Professor Andrew J. Bacevich wrote in 2011 in his article, "The Tyranny of Defense Inc.":
In 1961, Dwight Eisenhower famously identified the military-industrial complex, warning that the growing fusion between corporations and the armed forces posed a threat to democracy. Judged 50 years later, Ike’s frightening prophecy actually understates the scope of our modern system—and the dangers of the perpetual march to war it has put us on.President Eisenhower wasn't the only esteemed figure in the American political system who was critical of the growing power of the military-industrial complex and who used his position and prestige to inform the American people about the dangers it posed to liberty. Another WWII hero, J. Robert Oppenheimer, also foresaw the dangerous threat to democracy posed by the national security state in the post WWII era.
Read this excerpt from the Pulitzer Prize winning biography of Oppenheimer called, "American Prometheus: The Triumph and Tragedy of J. Robert Oppenheimer," by Kai Bird and Martin J. Sherwin. Published in 2005 by Alfred A. Knopf: New York. Pg. 549-550.
"For a few years after World War II, scientists had been regarded as a new class of intellectuals, members of a public-policy priesthood who might legitimately offer expertise not only as scientists but as public philosophers. With Oppenheimer's defrocking, scientists knew that in the future they could serve the state only as experts on narrow scientific issues. As the sociologist Daniel Bell later observed, Oppenheimer's ordeal signified that the postwar "messianic role of the scientists" was now at an end. Scientists working within the system could not dissent from government policy, as Oppenheimer had done by writing his 1953 Foreign Affairs essay, and still expect to serve on government advisory boards. The trial thus represented a watershed in the relations of the scientist to the government. The narrowest vision of how American scientists should serve their country had triumphed.
For several decades, American scientists had been leaving the academy in droves for corporate jobs in industrial research laboratories. In 1890, America had only four such labs; by 1930 there were over a thousand. And World War II had only accelerated this trend. At Los Alamos, of course, Oppenheimer had been central to the process. But afterwards, he had taken an alternative course. In Princeton, he was not part of any weapons laboratory. Increasingly alarmed by the development of what President Eisenhower would someday call the "military-industrial complex," Oppenheimer had tried to use his celebrity status to question the scientific community's increasing dependency on the military. In 1954, he lost. As the science historian Patrick McGrath later observed, "Scientists and administrators such as Edward Teller, Lewis Strauss, and Ernest Lawrence, with their full-throated militarism and anti-communism, pushed American scientists and their institutions toward a nearly complete and subservient devotion to American military interests."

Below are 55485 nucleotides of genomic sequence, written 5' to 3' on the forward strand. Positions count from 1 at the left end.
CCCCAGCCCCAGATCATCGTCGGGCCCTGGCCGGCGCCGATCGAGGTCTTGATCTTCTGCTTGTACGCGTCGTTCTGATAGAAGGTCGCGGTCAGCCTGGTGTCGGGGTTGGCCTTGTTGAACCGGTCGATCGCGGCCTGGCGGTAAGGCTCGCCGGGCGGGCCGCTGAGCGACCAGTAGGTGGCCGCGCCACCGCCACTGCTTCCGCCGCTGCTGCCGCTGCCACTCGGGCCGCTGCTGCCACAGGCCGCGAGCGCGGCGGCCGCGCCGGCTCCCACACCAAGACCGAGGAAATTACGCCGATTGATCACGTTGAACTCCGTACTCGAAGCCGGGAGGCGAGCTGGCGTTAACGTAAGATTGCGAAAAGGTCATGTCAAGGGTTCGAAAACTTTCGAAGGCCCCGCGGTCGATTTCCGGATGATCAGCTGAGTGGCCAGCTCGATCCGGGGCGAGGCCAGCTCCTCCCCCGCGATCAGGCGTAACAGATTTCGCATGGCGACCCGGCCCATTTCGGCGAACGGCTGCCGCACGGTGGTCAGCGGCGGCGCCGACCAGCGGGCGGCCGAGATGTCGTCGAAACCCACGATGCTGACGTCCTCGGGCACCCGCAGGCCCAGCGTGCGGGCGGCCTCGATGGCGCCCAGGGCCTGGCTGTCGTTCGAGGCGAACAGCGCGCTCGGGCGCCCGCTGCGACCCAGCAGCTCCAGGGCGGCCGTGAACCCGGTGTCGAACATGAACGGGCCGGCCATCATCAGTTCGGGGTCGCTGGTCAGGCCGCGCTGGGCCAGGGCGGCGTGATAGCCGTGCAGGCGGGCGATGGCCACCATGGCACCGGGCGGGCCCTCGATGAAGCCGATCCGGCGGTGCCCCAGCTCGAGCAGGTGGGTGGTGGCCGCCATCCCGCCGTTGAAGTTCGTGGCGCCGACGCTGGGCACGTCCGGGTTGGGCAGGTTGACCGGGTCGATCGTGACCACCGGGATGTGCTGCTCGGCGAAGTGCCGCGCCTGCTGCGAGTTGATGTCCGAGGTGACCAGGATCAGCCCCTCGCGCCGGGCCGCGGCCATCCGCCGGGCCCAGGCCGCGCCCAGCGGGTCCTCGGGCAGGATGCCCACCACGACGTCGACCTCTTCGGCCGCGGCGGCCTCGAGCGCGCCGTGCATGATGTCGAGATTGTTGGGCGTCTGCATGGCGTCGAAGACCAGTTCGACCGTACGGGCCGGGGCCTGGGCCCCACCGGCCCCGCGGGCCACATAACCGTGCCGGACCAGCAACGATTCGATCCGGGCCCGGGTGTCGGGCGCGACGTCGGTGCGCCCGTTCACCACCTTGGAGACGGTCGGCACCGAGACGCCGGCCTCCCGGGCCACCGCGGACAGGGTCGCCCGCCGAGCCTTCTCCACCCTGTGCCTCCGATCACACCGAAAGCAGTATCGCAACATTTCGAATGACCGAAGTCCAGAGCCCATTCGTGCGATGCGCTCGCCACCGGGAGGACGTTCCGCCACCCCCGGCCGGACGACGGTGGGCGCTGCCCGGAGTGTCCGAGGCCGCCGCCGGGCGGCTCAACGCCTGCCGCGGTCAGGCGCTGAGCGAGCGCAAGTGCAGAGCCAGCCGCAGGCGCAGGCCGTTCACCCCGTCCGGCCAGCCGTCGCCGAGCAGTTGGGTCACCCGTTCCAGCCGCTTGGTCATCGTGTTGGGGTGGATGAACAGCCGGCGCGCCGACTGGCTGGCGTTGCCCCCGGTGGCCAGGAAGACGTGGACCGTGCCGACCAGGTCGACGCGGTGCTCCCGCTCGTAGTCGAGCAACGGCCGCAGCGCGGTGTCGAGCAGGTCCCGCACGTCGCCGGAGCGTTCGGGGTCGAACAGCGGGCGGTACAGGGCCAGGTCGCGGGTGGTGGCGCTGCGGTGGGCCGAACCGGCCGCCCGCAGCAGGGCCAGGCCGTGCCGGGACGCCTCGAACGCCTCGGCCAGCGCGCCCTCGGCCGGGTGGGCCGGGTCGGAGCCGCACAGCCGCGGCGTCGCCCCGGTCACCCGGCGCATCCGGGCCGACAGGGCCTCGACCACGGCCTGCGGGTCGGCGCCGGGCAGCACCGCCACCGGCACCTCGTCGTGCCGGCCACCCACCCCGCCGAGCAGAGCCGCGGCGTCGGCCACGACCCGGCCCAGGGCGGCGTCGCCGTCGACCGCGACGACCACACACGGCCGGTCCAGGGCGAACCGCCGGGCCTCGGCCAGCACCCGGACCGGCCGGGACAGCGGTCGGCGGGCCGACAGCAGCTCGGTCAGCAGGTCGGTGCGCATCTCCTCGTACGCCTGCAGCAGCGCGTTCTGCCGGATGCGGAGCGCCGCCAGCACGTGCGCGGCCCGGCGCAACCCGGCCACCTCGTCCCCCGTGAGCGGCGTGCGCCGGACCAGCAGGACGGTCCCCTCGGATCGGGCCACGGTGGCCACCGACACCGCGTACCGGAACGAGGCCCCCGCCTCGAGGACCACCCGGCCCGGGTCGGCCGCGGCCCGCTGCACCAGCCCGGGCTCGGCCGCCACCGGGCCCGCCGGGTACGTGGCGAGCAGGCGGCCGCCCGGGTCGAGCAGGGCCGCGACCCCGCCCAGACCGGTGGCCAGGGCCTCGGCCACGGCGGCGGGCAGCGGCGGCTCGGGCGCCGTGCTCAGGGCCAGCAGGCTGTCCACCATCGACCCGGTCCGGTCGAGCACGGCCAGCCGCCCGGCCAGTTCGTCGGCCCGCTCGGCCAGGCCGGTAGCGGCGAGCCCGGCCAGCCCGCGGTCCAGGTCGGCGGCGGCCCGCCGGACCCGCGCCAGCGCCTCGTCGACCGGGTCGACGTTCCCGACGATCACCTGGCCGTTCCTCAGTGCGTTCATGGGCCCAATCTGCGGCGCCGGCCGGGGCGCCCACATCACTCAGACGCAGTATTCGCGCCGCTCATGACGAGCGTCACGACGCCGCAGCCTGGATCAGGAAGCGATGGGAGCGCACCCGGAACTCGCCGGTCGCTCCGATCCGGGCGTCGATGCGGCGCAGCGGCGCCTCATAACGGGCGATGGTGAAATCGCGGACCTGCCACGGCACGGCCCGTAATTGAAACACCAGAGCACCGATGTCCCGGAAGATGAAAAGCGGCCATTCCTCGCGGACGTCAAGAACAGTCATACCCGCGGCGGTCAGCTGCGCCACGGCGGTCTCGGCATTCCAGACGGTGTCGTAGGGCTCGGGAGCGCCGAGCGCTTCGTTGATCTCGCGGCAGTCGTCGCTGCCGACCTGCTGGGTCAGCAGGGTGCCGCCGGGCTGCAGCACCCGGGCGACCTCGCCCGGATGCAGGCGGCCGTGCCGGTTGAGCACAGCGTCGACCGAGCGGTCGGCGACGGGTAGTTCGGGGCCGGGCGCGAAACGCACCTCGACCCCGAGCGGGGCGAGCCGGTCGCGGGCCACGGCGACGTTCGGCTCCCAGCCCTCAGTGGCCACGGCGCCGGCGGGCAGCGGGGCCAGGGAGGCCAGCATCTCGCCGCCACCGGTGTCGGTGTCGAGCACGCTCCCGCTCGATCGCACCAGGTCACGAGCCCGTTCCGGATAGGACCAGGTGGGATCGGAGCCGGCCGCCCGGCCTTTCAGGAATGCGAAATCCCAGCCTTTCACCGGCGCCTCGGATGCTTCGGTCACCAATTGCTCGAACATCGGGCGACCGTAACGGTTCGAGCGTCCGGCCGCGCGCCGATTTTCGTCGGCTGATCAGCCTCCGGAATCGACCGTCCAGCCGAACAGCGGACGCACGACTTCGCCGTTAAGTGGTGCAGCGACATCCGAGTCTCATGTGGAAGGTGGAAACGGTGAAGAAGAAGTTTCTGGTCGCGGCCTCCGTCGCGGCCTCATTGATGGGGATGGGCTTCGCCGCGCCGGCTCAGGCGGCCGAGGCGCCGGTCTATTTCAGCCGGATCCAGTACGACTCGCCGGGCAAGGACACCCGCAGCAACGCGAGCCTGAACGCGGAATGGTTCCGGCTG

Oppenheimer's defeat was also a defeat for American liberalism. Liberals were not on trial during the Rosenberg atom spy case. Alger Hiss was accused of perjury, but the underlying accusation was espionage. The Oppenheimer case was different. Despite Strauss' private suspicions, no evidence emerged to suggest that Oppenheimer had passed any secrets. Indeed, the Gray Board had exonerated him of any such accusations. But like many Roosevelt New Dealers, Oppenheimer had once been a man of the broad Left, active in Popular Front causes, close to many communists and to the Party itself. Having evolved into a liberal disillusioned with the Soviet Union, he had used his iconic status to join the ranks of the liberal foreign policy establishment, counting as personal friends men like Gen. George C. Marshall, Dean Acheson and McGeorge Bundy. Liberals had then embraced Oppenheimer as one of their own. His humiliation thus implicated liberalism, and liberal politicians understood that the rules of the game had changed. Now, even if the issue was not espionage, even if one's loyalty was unquestioned, challenging the wisdom of America's reliance on a nuclear arsenal was dangerous. The Oppenheimer hearing thus represented a significant step in the narrowing of the public forum during the early Cold War."